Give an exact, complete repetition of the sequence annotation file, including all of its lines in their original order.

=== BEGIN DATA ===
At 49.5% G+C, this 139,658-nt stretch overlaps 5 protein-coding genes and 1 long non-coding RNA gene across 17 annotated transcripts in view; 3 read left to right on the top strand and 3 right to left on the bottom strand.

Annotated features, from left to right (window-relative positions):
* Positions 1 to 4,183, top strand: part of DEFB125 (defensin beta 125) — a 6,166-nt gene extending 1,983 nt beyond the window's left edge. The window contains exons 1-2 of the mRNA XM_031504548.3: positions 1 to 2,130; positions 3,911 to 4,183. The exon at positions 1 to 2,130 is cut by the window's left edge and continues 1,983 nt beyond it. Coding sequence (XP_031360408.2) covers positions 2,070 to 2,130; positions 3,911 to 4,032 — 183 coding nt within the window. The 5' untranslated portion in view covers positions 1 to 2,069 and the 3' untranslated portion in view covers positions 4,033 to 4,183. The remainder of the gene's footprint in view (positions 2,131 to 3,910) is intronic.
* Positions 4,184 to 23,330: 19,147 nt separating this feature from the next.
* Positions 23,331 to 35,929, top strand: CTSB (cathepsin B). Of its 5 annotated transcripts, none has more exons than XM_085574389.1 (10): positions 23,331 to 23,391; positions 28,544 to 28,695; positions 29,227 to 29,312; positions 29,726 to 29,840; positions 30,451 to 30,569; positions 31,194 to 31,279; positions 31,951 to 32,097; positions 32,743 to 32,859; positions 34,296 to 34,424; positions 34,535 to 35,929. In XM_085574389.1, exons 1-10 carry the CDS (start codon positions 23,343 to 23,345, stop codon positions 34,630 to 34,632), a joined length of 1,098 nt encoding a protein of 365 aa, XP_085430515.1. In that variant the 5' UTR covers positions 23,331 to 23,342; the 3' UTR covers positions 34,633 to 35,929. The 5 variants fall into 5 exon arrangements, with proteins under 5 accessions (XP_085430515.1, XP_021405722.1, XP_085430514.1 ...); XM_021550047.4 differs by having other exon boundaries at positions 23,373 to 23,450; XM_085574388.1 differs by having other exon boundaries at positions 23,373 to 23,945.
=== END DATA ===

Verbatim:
At 49.5% G+C, this 139,658-nt stretch overlaps 5 protein-coding genes and 1 long non-coding RNA gene across 17 annotated transcripts in view; 3 read left to right on the top strand and 3 right to left on the bottom strand.

Annotated features, from left to right (window-relative positions):
* Positions 1 to 4,183, top strand: part of DEFB125 (defensin beta 125) — a 6,166-nt gene extending 1,983 nt beyond the window's left edge. The window contains exons 1-2 of the mRNA XM_031504548.3: positions 1 to 2,130; positions 3,911 to 4,183. The exon at positions 1 to 2,130 is cut by the window's left edge and continues 1,983 nt beyond it. Coding sequence (XP_031360408.2) covers positions 2,070 to 2,130; positions 3,911 to 4,032 — 183 coding nt within the window. The 5' untranslated portion in view covers positions 1 to 2,069 and the 3' untranslated portion in view covers positions 4,033 to 4,183. The remainder of the gene's footprint in view (positions 2,131 to 3,910) is intronic.
* Positions 4,184 to 23,330: 19,147 nt separating this feature from the next.
* Positions 23,331 to 35,929, top strand: CTSB (cathepsin B). Of its 5 annotated transcripts, none has more exons than XM_085574389.1 (10): positions 23,331 to 23,391; positions 28,544 to 28,695; positions 29,227 to 29,312; positions 29,726 to 29,840; positions 30,451 to 30,569; positions 31,194 to 31,279; positions 31,951 to 32,097; positions 32,743 to 32,859; positions 34,296 to 34,424; positions 34,535 to 35,929. In XM_085574389.1, exons 1-10 carry the CDS (start codon positions 23,343 to 23,345, stop codon positions 34,630 to 34,632), a joined length of 1,098 nt encoding a protein of 365 aa, XP_085430515.1. In that variant the 5' UTR covers positions 23,331 to 23,342; the 3' UTR covers positions 34,633 to 35,929. The 5 variants fall into 5 exon arrangements, with proteins under 5 accessions (XP_085430515.1, XP_021405722.1, XP_085430514.1 ...); XM_021550047.4 differs by having other exon boundaries at positions 23,373 to 23,450; XM_085574388.1 differs by having other exon boundaries at positions 23,373 to 23,945.